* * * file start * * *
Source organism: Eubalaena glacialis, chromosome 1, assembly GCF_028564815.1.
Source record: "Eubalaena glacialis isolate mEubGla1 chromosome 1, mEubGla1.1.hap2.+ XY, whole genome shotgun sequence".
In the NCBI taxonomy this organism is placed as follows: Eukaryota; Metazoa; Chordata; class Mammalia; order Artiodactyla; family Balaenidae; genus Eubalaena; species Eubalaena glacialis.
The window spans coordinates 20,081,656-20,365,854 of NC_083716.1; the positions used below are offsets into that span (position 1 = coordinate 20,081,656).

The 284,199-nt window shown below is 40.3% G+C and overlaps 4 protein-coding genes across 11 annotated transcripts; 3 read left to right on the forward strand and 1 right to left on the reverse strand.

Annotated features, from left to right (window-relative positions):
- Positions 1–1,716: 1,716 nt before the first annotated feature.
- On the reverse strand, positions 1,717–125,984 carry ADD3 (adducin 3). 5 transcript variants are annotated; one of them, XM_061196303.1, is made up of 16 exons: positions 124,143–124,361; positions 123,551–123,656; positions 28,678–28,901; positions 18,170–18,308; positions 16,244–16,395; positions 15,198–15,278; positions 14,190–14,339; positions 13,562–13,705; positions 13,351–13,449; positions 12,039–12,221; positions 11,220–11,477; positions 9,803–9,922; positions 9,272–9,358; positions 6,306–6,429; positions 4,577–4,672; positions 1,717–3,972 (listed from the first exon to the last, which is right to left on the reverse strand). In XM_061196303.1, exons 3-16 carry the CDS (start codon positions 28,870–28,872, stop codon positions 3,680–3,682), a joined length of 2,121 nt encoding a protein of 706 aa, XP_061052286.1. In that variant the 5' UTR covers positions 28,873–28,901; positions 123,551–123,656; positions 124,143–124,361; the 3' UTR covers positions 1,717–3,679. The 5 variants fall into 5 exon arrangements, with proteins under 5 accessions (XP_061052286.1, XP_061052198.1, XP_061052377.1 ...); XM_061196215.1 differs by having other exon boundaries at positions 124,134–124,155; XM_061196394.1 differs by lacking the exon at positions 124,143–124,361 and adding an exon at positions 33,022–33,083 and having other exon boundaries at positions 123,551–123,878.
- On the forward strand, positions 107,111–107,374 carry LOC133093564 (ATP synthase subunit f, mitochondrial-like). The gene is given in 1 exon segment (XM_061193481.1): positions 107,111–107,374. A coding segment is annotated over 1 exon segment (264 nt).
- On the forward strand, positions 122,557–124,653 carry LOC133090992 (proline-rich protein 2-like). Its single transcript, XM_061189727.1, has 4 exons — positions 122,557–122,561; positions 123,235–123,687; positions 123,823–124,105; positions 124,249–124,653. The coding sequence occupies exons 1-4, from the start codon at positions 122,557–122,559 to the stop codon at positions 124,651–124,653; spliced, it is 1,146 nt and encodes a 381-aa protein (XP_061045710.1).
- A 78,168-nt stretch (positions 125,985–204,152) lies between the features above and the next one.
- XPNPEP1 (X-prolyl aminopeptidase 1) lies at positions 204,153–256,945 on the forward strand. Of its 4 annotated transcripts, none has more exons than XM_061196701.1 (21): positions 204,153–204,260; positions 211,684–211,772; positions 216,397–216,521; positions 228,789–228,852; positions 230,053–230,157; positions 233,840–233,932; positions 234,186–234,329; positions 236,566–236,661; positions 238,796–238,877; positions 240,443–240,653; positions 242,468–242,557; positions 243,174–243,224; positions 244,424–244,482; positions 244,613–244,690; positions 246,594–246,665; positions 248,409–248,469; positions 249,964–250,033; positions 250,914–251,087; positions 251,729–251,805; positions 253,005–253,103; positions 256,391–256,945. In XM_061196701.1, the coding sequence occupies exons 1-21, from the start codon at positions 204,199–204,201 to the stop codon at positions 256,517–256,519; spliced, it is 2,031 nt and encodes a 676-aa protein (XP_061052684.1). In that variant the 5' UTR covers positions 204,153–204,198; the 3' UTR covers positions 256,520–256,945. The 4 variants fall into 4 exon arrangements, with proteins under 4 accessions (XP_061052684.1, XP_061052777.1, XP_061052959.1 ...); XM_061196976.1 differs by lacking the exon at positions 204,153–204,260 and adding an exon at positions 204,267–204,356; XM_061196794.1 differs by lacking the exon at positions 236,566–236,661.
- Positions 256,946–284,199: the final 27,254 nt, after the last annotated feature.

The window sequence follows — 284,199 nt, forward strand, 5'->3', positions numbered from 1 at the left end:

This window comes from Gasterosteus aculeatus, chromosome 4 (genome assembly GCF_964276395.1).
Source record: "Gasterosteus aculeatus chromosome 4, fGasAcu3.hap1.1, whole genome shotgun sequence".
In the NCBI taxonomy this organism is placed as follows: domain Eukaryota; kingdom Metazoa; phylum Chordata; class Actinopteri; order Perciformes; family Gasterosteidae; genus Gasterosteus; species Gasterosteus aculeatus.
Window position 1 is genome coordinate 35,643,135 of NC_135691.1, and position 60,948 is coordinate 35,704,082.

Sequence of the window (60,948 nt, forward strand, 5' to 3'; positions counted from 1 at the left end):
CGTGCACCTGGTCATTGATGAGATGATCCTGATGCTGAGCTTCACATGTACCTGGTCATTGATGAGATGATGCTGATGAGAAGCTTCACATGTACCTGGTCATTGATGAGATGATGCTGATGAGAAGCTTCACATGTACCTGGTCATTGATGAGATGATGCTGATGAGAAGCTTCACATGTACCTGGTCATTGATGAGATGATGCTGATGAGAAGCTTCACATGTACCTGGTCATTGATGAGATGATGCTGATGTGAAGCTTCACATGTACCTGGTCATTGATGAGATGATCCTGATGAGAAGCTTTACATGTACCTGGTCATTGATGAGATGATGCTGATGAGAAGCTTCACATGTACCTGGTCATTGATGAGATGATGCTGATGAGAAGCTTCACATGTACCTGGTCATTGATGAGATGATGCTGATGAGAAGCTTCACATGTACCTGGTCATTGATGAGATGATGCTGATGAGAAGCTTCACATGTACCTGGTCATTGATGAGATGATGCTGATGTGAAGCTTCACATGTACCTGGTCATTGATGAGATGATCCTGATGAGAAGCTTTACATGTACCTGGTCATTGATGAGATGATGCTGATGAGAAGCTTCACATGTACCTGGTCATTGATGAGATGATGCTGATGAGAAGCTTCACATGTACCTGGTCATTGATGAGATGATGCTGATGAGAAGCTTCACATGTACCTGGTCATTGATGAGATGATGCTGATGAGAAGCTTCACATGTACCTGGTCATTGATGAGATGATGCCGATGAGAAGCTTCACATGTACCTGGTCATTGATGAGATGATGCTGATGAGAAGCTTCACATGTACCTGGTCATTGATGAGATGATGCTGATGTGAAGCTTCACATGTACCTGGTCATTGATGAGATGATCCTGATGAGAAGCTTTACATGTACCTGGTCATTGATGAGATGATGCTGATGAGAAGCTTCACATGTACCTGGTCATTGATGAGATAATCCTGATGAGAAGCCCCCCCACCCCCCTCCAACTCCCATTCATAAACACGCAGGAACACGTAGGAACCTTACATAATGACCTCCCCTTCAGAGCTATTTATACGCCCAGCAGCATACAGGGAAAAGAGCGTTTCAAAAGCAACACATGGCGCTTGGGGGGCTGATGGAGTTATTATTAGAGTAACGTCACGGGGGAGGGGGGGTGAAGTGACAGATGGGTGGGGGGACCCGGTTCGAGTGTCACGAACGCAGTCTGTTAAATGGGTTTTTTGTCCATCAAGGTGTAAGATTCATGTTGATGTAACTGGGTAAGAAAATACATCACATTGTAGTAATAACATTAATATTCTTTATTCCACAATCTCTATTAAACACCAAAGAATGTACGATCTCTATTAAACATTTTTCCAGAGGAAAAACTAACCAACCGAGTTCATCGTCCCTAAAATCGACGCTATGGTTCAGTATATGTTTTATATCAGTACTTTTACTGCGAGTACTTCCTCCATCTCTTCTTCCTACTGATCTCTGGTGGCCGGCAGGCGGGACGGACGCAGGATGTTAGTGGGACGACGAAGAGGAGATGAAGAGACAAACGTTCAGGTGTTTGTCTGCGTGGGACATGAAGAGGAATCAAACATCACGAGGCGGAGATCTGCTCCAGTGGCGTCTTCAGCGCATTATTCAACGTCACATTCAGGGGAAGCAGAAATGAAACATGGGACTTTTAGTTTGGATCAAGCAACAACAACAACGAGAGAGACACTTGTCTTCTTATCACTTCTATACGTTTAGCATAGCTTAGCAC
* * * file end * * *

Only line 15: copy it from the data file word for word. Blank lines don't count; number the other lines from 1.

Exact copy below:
This window comes from Gasterosteus aculeatus, chromosome 4 (genome assembly GCF_964276395.1).